Alissa Peltzman, a vice president at Achieve, a Washington-based research and advocacy group that worked with states and others to develop the common core, sees reason for concern with the Florida legislation. Although when I spoke with her the other day, Peltzman had not read the Florida measure, she was troubled by the potential implications.

“The thing that’s been my 2 a.m. at night [fear] is this idea that the common core is not going to end up being for all kids,” she said. “Implementation of the common core will require states to look differently at the high school experience.”

Peltzman was quick to note that just because a course is called Algebra 2 doesn’t mean it meets the objectives of the common core. (Indeed, a recent study from the National Center for Education Statistics finds that many high school math courses do not live up to their titles with commensurate rigor.)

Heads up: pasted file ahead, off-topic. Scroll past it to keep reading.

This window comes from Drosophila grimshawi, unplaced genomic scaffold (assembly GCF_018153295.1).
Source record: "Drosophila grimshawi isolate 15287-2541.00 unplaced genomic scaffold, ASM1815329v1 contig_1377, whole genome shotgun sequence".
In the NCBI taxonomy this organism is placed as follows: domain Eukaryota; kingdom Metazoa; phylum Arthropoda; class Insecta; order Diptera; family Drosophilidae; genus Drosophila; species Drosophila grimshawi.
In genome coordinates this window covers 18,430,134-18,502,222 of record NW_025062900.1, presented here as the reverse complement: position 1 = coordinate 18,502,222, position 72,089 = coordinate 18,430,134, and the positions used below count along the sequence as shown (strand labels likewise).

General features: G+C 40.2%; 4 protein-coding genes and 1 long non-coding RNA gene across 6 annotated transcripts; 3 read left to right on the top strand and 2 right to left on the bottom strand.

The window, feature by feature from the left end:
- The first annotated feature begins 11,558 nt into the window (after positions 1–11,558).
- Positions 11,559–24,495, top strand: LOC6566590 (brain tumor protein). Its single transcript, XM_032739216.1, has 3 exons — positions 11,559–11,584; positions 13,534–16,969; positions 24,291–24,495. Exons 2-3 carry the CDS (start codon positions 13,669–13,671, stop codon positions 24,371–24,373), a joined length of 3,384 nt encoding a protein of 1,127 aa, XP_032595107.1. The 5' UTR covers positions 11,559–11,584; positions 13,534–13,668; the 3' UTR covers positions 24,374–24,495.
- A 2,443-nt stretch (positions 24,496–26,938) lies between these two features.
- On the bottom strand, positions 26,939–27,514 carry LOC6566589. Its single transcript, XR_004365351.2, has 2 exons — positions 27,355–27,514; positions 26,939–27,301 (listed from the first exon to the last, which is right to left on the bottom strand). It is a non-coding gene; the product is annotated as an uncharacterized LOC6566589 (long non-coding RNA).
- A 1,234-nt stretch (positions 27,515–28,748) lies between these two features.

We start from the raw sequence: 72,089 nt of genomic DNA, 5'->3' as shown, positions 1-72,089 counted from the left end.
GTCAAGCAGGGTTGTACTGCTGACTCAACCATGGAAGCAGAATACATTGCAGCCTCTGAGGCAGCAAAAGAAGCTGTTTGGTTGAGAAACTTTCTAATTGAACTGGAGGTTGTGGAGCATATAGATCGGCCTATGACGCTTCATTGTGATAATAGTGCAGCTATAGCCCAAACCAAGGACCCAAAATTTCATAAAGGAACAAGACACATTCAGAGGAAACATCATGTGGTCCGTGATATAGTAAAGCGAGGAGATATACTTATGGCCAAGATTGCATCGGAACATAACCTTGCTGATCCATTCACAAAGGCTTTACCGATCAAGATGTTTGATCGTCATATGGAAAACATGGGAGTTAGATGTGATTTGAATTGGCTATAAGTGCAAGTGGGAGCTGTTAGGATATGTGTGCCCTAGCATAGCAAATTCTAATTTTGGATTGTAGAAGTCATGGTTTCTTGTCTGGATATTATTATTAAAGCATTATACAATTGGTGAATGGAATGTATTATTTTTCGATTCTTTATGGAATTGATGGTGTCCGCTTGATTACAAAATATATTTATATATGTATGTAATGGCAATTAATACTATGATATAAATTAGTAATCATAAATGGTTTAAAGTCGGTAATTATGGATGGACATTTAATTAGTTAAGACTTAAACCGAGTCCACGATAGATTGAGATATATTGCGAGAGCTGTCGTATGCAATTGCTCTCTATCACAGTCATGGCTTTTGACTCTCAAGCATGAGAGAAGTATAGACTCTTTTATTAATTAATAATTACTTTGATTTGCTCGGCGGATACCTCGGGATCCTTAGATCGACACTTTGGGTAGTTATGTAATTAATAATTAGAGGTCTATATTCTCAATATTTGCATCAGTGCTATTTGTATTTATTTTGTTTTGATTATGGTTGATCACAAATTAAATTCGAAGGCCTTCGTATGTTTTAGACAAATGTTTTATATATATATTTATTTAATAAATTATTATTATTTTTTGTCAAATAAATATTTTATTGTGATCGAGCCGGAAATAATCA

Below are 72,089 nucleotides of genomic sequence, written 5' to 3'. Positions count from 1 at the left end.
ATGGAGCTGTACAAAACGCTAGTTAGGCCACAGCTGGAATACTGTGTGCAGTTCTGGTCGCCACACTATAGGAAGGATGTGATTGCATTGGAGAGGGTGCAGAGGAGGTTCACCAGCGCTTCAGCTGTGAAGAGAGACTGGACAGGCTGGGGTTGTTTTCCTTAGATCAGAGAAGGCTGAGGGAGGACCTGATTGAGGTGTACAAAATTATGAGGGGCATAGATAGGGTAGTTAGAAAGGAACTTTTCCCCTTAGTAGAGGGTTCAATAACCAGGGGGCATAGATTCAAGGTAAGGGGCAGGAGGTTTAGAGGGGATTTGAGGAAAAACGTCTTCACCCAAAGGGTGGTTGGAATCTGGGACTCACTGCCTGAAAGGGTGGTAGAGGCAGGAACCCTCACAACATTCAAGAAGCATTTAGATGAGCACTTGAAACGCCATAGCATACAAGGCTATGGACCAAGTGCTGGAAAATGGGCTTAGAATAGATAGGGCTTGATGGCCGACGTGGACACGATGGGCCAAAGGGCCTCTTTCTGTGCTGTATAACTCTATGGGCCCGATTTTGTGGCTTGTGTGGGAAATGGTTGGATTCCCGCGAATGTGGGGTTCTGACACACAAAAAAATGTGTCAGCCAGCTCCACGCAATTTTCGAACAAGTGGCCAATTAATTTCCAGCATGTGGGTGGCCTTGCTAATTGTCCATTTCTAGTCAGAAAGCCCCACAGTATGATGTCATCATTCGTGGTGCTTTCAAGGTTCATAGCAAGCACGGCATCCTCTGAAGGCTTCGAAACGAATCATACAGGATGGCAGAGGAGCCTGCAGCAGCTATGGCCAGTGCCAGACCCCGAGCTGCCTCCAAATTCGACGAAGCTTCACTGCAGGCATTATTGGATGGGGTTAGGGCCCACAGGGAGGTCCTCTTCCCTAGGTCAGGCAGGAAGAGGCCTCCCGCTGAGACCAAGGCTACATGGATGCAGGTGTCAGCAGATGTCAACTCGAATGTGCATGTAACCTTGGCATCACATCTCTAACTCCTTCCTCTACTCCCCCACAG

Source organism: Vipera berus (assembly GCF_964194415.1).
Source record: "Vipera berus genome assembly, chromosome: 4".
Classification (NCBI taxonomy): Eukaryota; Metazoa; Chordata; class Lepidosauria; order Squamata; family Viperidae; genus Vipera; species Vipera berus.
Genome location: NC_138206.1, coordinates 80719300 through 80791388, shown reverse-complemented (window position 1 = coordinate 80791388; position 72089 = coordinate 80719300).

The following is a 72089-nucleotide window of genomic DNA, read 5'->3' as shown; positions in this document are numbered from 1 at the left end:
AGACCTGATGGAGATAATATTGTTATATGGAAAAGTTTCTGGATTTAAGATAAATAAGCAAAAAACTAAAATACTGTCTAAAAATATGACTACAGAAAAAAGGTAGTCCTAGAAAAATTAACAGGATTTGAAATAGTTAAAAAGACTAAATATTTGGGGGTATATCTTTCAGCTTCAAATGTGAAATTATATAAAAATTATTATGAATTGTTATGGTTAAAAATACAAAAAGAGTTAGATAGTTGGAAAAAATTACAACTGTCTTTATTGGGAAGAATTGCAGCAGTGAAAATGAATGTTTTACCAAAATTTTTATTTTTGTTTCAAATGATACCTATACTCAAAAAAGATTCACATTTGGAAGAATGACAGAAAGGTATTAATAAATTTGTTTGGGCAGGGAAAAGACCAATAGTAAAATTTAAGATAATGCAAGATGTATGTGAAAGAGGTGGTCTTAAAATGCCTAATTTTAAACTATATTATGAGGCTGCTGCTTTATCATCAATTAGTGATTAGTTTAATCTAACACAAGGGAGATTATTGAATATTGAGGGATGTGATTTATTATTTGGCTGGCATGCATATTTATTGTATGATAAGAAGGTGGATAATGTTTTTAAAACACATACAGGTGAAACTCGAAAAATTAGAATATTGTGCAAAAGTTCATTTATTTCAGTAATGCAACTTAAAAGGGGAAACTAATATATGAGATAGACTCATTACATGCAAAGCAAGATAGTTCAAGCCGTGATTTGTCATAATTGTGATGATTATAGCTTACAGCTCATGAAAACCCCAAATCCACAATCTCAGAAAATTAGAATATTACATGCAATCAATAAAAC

She said she recognizes that “multiple course options” can deliver on the standards’ expectations.

“There is room for flexibility, and there should be leeway. But ultimately, all of those courses need to ensure that in the aggregate they’re covering the full range of the common-core standards,” she said. “I worry the most about the disadvantaged students who stand to benefit the most from this coursework.”

Echoes of Texas Debate

Another Florida lawmaker who praised the legislation said it recognizes the many different career paths students may pursue.

“Now we’re taking care of each and every student,” whether they want to be “a brain surgeon or Mercedes mechanic,” said Rep. Elizabeth Porter, a Republican, according to an Associated Press story.